visa issues and currency exchanges completed, we got in a taxi to take us to the center of the city. it is interesting to note that cambodia uses the US dollar as it's main form of currency due to the destruction of it's national bank and reserves during the khmer rouge administration. prices are quoted in US dollars everywhere you go. so we were in the taxi and not five minutes after we were on the road, the taxi driver pulled over and grabbed two small children, putting them on our laps to be driven in to the city as well. i don't know if he knew them or if they were orphans, but they were my first contact with khmer children . . . i fell in love. as you will see, the khmer child will prove to be my destruction during my time in cambodia, as i could not resist buying them food and other necessities. they won my heart (and the contents of my wallet . . . but all was gladly given). once in the city, we directed the taxi driver to the hostel we wanted to stay at, dropped our backpacks off, and set out to explore the rest of the city.

phnom penh is a small city in comparison to most asian cities. small in the sense that the buildings are all only around 5 stories tall. many of the buildings are in bad need of repair. there were a few buildings showing signs of french colonialism, but very few that had been restored to their original splendor. that night we went to the most famous bar in phnom penh - "heart of darkness" - which proved to exhibit a little slice of khmer life. moody, wealthy khmer teenagers and their body guards abounded. they had an air about them that told anyone within 10 feet of them to move even further away. the designer clothes that they wore no doubt were bought with money that had been funneled from the government by their politically-aligned parents for personal uses. there were the khmer prostitutes who purposely jostled the three of us trying to gain our attention, as well as the group of foreigners who lived in phnom penh and probably worked for some NGO. it was an interesting night to say the least. the next day was to be the most affecting day for me.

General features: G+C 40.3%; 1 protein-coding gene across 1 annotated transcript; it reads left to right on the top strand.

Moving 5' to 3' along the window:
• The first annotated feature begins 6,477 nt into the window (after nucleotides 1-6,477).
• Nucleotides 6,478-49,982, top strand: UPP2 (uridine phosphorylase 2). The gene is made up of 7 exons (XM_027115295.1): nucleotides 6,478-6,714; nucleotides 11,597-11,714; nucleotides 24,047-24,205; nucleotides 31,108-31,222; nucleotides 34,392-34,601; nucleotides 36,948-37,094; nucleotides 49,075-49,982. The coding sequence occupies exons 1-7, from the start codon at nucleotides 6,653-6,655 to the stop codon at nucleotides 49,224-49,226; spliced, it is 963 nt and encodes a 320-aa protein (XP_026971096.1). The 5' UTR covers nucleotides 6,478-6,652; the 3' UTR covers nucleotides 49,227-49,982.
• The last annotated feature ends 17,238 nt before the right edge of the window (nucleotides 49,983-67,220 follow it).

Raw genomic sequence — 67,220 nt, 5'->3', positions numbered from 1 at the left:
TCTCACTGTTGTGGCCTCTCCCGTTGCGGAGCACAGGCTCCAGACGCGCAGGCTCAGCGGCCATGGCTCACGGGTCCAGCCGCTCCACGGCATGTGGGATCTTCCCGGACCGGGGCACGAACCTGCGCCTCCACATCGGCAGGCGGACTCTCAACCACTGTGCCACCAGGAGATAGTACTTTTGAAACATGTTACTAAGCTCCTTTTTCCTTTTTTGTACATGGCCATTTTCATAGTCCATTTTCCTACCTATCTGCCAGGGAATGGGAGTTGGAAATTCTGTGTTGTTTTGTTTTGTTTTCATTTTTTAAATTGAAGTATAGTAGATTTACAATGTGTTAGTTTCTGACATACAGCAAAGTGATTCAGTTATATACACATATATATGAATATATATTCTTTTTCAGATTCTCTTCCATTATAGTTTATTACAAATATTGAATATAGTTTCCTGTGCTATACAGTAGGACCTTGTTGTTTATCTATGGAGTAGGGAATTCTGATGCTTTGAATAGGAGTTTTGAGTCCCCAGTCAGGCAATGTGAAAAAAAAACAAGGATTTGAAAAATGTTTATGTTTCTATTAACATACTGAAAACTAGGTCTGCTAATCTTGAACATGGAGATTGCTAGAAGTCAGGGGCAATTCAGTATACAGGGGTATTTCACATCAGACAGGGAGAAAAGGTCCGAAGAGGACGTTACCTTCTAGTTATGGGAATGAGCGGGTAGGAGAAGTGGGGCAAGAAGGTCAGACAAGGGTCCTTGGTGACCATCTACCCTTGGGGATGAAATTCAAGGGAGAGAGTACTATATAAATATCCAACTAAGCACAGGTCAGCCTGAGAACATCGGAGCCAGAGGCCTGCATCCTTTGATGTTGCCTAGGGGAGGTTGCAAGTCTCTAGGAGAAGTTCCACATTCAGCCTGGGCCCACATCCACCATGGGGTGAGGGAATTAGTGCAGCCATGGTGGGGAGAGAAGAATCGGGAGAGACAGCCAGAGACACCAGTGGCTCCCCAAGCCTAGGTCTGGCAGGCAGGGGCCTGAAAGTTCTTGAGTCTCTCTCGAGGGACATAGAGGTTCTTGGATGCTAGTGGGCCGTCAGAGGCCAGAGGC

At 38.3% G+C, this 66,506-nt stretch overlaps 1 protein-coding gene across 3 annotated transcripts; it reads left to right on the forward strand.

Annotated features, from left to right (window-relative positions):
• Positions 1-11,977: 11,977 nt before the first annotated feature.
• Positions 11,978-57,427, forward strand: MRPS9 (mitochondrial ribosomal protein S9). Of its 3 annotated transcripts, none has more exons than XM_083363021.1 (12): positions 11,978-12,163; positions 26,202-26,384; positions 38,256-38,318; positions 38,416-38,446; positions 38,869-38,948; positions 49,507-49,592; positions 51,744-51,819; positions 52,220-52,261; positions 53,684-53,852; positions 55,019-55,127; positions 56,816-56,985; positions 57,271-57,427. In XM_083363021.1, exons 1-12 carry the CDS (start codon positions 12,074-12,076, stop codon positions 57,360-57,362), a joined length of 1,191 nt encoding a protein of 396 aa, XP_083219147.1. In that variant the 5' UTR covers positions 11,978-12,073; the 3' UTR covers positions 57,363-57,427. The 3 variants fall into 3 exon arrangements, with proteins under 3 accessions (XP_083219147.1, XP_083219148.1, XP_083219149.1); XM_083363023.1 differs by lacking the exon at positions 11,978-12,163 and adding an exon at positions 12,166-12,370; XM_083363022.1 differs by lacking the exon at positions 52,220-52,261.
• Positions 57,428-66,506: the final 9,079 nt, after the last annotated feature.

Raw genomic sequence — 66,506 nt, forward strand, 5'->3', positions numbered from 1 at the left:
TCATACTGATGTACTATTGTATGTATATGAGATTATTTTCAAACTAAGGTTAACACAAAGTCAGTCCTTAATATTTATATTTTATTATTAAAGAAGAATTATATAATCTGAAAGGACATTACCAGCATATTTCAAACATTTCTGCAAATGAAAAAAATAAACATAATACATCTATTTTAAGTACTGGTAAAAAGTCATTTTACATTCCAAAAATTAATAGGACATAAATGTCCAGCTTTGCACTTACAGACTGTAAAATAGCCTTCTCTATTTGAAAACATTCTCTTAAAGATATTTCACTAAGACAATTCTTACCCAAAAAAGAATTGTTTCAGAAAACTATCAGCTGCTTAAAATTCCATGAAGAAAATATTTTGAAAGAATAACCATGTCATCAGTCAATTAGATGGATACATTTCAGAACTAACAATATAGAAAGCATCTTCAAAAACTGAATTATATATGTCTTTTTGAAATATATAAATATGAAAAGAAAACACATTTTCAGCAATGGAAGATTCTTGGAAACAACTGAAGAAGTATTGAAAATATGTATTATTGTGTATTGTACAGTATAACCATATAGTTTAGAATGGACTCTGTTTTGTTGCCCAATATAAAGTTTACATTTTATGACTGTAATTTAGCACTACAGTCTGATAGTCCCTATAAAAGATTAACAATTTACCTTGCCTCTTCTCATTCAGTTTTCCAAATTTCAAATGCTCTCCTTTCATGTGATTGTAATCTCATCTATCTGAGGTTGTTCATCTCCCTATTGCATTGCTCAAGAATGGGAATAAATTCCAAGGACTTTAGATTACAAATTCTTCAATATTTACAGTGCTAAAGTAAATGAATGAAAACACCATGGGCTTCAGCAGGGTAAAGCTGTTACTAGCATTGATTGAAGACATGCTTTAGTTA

the next day we went to the tuol sleng prison in downtown phnom penh where thousands of prisoners were taken during the khmer rouge administration and interrogated, tortured, and eventually killed. thousands of children and babies were killed here as well. the museum did a very good job of showing the visitor the exact conditions of the former school turned prison 30 years ago. the killing fields contained a memorial to the tens of thousands of khmer people killed and showed the mass graves where thousands of bodies were found. i cannot effectively put into words the affect these two places had on me, but perhaps the pictures can do some service. following is an e-mail excerpt that i sent to friends. i think that it effectively portrays some of the feelings and realizations i was having at the time: